There are a number of questionable elements though. The AI doesn’t seem particularly bright when it comes to combat, often allowing itself to be mowed down without giving much thought to cover. Additionally, so far the only gameplay we’ve seen has been coop only. What does that mean for single players?
All in all, this was definitely one of the cooler games that Ubisoft showed off this year. It’s really too bad that it’s slated for a 2015 release instead of something sooner.
The Crew was much less exciting. Other than the massive social aspect and capability to drive across the nation, The Crew seems like pretty much any other racing game on the market.
The biggest feature was the two hour plus missions, but I’m not sure that’s a good thing. Multiplayer races get pretty dull after the first five minutes. Two hours of racing doesn’t sound interesting; it sounds mind numbing.
Assassin’s Creed: Unity
The latest installment in Ubisoft’s largest cash cow made a rather impressive show this E3. This time around you play as Arno Dorian, right in the middle of the French Revolution. This tumultuous time period has enough confusion and violence to be the perfect setting for an AC game, probably more than a single Assassin can handle.
That’s why Ubisoft upped the ante. This time around there’s up to four player coop, allowing you and three of your friends to run around in the ravaged, dynamic environment of good old Paris, assassinating Templar and corrupt noble alike in an effort to liberate the people of France. The presence of coop in the game opens up whole new strategies and avenues of gameplay, allowing you to plan and execute complicated assassinations that would never have been possible before.
The parkour elements of the game has been improved, giving the main character has a truly impressive range of motion, smoothly transitioning from wall climbing, to diving through windows. Seamless transitions between interior and exterior environments only make the parkour even more enjoyable, allowing the player even more routes of exploration, combat, and escape.
While AC: Unity looks like an amazing game, that doesn’t mean that Ubisoft hasn’t caught it’s share of flak for it. The studio’s recent decision to not include playable female characters at the game’s launch has sparked an all out war on social media. Both laymen and game developers have weighed in on both sides of the argument. Still, the controversy is pretty much free advertising for the game, meaning Ubisoft wins no matter who’s left standing when the smoke clears.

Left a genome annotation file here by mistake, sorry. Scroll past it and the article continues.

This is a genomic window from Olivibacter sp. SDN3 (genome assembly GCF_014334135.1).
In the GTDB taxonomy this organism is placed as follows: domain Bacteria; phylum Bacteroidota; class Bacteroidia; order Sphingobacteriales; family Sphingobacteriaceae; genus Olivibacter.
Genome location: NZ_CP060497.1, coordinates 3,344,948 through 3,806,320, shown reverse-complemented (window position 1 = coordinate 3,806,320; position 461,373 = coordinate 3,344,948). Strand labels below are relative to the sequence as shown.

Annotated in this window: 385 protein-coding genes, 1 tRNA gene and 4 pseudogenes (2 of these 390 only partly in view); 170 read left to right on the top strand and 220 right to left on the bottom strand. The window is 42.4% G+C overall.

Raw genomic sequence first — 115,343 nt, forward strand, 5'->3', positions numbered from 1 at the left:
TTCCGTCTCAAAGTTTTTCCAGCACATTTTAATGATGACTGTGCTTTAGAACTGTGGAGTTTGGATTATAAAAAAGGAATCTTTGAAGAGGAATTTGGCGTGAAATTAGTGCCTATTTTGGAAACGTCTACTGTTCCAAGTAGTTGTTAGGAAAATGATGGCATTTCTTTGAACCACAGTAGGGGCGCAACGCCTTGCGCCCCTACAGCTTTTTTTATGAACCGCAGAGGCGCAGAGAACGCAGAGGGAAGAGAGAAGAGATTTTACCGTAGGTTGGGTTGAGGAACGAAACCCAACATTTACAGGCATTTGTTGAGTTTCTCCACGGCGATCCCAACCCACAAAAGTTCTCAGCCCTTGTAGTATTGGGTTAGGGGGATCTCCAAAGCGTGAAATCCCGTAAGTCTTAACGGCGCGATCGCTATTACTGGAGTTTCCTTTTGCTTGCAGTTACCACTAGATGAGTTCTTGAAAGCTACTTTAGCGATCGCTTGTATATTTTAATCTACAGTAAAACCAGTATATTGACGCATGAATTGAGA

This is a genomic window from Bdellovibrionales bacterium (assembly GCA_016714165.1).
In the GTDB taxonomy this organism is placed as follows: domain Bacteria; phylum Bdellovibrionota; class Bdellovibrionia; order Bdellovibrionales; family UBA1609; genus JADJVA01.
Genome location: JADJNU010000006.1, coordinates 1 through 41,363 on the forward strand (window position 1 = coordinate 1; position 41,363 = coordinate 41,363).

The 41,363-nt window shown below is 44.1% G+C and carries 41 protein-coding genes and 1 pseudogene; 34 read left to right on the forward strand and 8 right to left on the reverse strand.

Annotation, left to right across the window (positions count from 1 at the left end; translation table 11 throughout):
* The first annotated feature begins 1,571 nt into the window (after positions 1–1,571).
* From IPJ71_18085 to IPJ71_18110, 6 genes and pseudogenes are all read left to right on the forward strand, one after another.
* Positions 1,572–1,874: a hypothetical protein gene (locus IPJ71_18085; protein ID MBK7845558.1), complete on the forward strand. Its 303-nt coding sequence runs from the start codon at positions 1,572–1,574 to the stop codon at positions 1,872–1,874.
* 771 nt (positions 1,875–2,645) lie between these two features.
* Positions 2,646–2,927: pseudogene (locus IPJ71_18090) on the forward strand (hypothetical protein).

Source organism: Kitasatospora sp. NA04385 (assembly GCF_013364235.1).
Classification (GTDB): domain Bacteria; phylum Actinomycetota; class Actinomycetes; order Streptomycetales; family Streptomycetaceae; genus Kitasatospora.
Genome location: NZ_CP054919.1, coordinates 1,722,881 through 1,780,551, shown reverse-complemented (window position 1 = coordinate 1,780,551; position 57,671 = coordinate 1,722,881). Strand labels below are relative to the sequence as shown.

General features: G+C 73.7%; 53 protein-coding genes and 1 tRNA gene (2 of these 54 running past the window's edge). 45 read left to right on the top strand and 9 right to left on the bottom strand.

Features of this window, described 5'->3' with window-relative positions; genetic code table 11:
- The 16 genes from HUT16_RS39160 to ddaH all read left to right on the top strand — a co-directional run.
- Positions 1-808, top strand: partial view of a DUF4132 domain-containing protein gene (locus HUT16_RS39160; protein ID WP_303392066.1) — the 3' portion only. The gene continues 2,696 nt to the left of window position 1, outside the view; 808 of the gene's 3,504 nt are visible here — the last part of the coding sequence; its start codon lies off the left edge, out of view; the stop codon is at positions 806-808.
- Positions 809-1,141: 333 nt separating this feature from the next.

Where would an E3 conference be without the obligatory exercise game?
Considering how Shape Up is shaping up to be, probably in a better place.
With graphics comparable to the N64, asinine “games”, and a rather cheesy recording feature, this game probably only appeals to the hardcore health freaks of the audience.
Let’s be honest, though. Those people probably aren’t playing video games anyway.
A 2D platformer set in WW1, Valiant Hearts is a break from the typical WWII setting. That all by itself is enough to warrant attention; while WWII was certainly one of the most horrific events of the 20th century, WWI was no less influential.
The game itself is based on actual letters from and events from the Great War, mixing real events and tragedies in with the rather lighthearted animations and gameplay elements.
The game itself is rather minimalistic and comic like. Communication takes place through vignettes, and the player progresses through solving puzzles rather than through outright violence.
Valiant Hearts is decidedly more of an indie game than a AAA entry, but considering the historical value and the sheer quirkiness of the game, it’s definitely worth keeping an eye on.
Rainbow Six: Siege
It’s always a good idea to end a conference with a bang, but Ubisoft outdid itself this time. Rainbow Six: Siege was one of the most eye popping announcements of E3, featuring explosive gameplay, fully destructive environments, and intense PvP, Siege is almost a mash up between Counter Strike and Battlefield 3, throwing small team tactics and hostage situations up against modern weapons and gadgets, complete with the ability to blow gaping holes in the walls. I think my favorite part of the announcement video was “death from above,” where one of the players blew a hole in the floor to get at the enemy team, showing just how much lateral thinking this game will require.
What did you think of Ubisoft’s showing at E3? What was your favorite game? Let us know in the comments section!